As the second treating solution, there may be used water or preferably an aqueous acid solution such as a mineral acid, for example hydrochloric acid or nitric acid or a carboxylic acid such as formic acid or citric acid.

In removing scale from awell or industrial equipment, the ambient temperature of the well or industrial equipment is generally satisfactory.

The reaction time depends greatly on the nature and thickness of the scale deposit. For the first treating solution, a contact time of from 12 to 24 hours is generally satisfactory. For the second treating solution, a contact time of from 1 to 3 hours can be used.

EXAMPLE I In a laboratory bomb apparatus, chilled initially to a temperature of -40 F. in an ice bath in order not to prematurely vaporize the reactants, were placed 25 ml. (approximately 15 grams) liquid ammonia, 30 grams solid carbon dioxide and 50 grams water to form a first treating composition. Into this first treating solution was placed a sample of gypsum removed from an oil well conduit. This sample was about X 1 V2 X :6- inch to 3/l6-inch and weighed 4.37 grams. The bomb was sealed, removed from the ice bath and allowed to heat to and remain at room temperature for 20 hours. Pressure in the bomb rose to about 300 pounds per square inch. The remaining sample was removed from the bomb and placed in 100 cc. of a second treating solution comprising 50 cc. 37 percent aqueous hydrochloric acid solution and 50 cc. water for 30 minutes. At the end of this time the sample had almost completely dissolved. The few small fragments remaining weighed less than 0.1 gram.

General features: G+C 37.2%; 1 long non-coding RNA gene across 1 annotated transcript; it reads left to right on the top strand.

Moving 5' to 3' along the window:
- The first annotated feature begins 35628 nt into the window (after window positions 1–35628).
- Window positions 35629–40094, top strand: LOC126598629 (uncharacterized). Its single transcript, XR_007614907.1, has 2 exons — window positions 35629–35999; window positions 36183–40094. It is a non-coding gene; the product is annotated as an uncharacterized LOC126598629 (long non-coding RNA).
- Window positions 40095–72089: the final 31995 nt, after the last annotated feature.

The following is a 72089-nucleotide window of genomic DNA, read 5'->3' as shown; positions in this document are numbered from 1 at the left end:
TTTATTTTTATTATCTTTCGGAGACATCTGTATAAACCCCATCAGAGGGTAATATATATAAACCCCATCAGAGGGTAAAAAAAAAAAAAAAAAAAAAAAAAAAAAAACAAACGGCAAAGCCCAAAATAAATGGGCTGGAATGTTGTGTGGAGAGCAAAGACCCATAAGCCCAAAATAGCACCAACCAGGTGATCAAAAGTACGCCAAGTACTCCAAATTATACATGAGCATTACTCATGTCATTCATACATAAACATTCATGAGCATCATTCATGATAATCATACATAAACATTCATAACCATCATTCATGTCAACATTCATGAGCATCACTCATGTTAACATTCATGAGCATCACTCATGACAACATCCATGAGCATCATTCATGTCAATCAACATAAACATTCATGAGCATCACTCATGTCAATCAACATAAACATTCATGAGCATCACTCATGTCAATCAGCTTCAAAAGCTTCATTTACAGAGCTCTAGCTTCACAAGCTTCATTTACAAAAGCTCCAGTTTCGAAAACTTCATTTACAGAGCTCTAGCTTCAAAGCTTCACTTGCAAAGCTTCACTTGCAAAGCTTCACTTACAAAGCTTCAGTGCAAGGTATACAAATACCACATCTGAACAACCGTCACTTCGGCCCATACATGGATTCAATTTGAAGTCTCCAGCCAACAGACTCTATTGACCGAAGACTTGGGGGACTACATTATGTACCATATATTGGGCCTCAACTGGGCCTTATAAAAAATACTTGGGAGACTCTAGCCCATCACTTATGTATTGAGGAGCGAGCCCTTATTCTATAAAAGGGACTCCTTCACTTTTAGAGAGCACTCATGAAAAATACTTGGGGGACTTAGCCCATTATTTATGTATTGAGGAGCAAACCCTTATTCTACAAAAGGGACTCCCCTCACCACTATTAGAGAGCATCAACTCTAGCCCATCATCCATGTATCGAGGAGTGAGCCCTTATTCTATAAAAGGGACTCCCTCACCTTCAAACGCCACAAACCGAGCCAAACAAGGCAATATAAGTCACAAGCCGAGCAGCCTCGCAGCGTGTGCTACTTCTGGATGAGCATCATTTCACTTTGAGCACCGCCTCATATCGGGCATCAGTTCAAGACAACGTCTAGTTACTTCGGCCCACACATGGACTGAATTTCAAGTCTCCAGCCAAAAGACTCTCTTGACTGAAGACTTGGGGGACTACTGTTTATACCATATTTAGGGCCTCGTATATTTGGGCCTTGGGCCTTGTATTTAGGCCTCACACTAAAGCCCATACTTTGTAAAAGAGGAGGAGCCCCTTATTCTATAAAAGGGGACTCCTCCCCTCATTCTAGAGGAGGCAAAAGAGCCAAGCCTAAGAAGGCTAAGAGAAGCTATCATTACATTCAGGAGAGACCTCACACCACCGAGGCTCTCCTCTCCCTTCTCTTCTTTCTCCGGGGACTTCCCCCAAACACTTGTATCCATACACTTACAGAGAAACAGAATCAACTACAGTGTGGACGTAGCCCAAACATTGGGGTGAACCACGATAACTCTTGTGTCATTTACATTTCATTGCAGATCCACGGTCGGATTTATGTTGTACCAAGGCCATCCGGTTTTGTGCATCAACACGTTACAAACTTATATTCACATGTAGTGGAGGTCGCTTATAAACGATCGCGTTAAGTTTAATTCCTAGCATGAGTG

EXAMPLE 2 A sample of dense hard gypsum was removed from a conduit of a producing oil well where it had deposited. The sample was approximately cubical in shape and weighed 7.3 grams. The sample was placed in a bomb together with 50 ml. deionized water and ml. (6 grams) anhydrous ammonia. The bomb was charged with 40 p.s.i. carbon dioxide for 24 hours. At the end of this time the sample was removed from the first treating solution and placed in 100 cc. of a second treating solution comprising 50 cc. 37 percent aqueous hydrochloric acid solution and 50 cc. water for 30 minutes. At the end of this test, 2.1 grams gypsum remained. Thus, 71 percent of the deposit had dissolved. A comparative test was made on another sample of the same gypsum deposit weighing 5.0 grams. A first treating solution consisting of 10 grams ammonium bicarbonate in 200 ml. deionized water was used. The second treating solution and other conditions were the same as that described above. At the end of this test, 2.4 grams gypsum remained. Thus, 48 percent of the deposit dissolved. These tests show that in the system described the use ofa mixture of ammonia, water and carbon dioxide as the first treating solution results in far more gypsum being dissolved than when an aqueous solution of ammonium bicarbonate is used as the first treating solution.